The term “urban entrepreneur” has two principal connotations: someone who starts with no resources and builds a company or brand into a success; and someone who uses the perfect blend of book and street smarts to run their business well.
To help me determine the true characteristics of today’s urban entrepreneur, though, I decided to go straight to the source: 100UrbanEntrepreneurs.org, a nonprofit foundation that, along with its sister organization, TheCASHFLOW.com, offers talented urban entrepreneurs — of whom, I humbly note, I am one — $10,000 in strings-free startup financing and eight weeks of business mentoring. Here’s what some of 100UE’s funding-and-mentoring recipients had to say.
1) Urban entrepreneurs stand at the intersection of street smarts and business smarts. We are agile, passionate and inspirational.
Typically, UE’s admire the business moguls who have made use of the skills they learned in the streets to help them run their businesses. One obvious example is Jay-Z, who lifted himself from a rough upbringing in Brooklyn’s Marcy Houses and turned himself into a global icon.
2) To be an urban entrepreneur is to choose a different path — one built on creativity and resourcefulness. When resources are limited, we must create them; when unexpected barriers come up, positivity must kick in; when our peers say we can’t do it, we must continue to climb.
UE’s are loaded with great ideas and concepts for products, but generally have little startup capital to work with. In some cases, though, limited resources can be a gateway to entrepreneurship. One year a man named Michael Kittredge wanted to give his mother a heartfelt Christmas gift but couldn’t afford anything fancy. His problem ended up the greatest thing ever to come from crayon wax and rope: Yankee Candle.
In 1998, Kittredge sold his company to a private-equity firm for $500 million, having along the way inspired many other entrepreneurs — including his son, Mick, who founded his own company, Kringle Candle, last year.
3) To me, urban entrepreneurship means the opportunity, the ability and the desire to do what is needed, where it is needed most.
An aptitude for filling marketplace voids is one thing UE’s tend to have in common. It begins simply, often in childhood — that kid who, in the immediate aftermath of a major snowstorm, is knocking on his neighbors’ doors, offering to clear their driveway for a fee? He’ll grow up to be an urban entrepreneur. Find a void, fill it — lock in and conquer.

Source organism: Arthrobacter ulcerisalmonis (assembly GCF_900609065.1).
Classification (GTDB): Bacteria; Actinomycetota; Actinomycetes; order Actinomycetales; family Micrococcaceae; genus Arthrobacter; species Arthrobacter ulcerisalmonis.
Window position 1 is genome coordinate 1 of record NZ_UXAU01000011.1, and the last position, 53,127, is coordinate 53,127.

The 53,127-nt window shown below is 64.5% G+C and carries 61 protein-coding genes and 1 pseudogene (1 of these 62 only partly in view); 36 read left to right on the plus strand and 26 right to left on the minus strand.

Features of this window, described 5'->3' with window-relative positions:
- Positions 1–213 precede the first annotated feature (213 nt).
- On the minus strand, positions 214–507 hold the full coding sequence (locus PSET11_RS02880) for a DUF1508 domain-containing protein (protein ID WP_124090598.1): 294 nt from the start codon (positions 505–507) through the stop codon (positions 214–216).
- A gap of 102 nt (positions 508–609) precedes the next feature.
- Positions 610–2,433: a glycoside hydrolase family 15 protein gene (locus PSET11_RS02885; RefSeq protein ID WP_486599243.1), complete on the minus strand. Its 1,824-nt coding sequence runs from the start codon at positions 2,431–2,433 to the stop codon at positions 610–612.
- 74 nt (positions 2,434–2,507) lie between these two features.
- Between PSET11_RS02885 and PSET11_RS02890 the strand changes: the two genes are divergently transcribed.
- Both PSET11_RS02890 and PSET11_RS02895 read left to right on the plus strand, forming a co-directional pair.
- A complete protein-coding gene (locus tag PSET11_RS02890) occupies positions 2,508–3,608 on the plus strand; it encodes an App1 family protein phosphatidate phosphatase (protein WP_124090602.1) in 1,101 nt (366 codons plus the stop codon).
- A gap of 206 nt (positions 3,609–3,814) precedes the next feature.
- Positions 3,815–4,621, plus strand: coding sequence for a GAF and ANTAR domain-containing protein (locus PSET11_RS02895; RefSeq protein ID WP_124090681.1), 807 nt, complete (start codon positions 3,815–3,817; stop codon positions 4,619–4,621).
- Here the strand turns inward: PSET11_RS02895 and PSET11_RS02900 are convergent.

4) Urban entrepreneurship means financial independence, creative freedom and being able to inspire other urban youths to follow their dreams.
You’ll find that most UE’s place a high priority on giving back to their community — altruism that stems from knowing the feeling of having a great idea and needing just a little help to get over a hurdle. Why take our word for it, though? A sense of community pervades the comments of many of the other 100 Urban Entrepreneurs:
5) I’ve always enjoyed taking an idea from nothing and turning it into something. The excitement of discussing entrepreneurship with kids and seeing the desire in their eyes makes being an entrepreneur priceless.
6) Urban entrepreneurship is the power of understanding how to bring out the best in people to build an empire that thrives on community and the people who make your idea a success.
7) Urban entrepreneurship means building an empire and leaving a legacy while not forgetting where you came from. Success means nothing if you don’t help others along the way.
8) Urban entrepreneurship means my success is not solely for my benefit — that we have a greater responsibility to reach other young “could be” urban entrepreneurs to illuminate their path with the beauty of our light so that they, too, can delight in the joy of success and pass it on.
Meagan Peace, Hayah Mineral Cosmetics
9) Urban entrepreneurship means investing resources in yourself and that which is directly around you.
And, finally, urban entrepreneurship is about aspiring to reach the greatest heights of economic success — for with success comes freedom, and the chance to pass on your wisdom to those who follow in your footsteps the way you followed in those who came before you:
10) Being an urban entrepreneur means the ability to manifest your fullest potential of the true spirit of the American Dream — to have the freedom to carry on the journey of entrepreneurship, while remembering who you are and where you came from to leave a trace of inspiration and know-how along the trail.
Mychal Connolly, one of 100 Urban Entrepreneurs, is the cofounder of the baby-gift company StinkyCakes.com. In 2010, he was named one of the top 40 entrepreneurs under age 40 by Business WestBoston Herald and on NPR and CBS Radio. He adheres to that classic entrepreneurial mantra: Give a man a fish and feed him for a day; teach a man to fish and feed him for a lifetime.” You can follow him on twitter, @DiaperCakeBoss.
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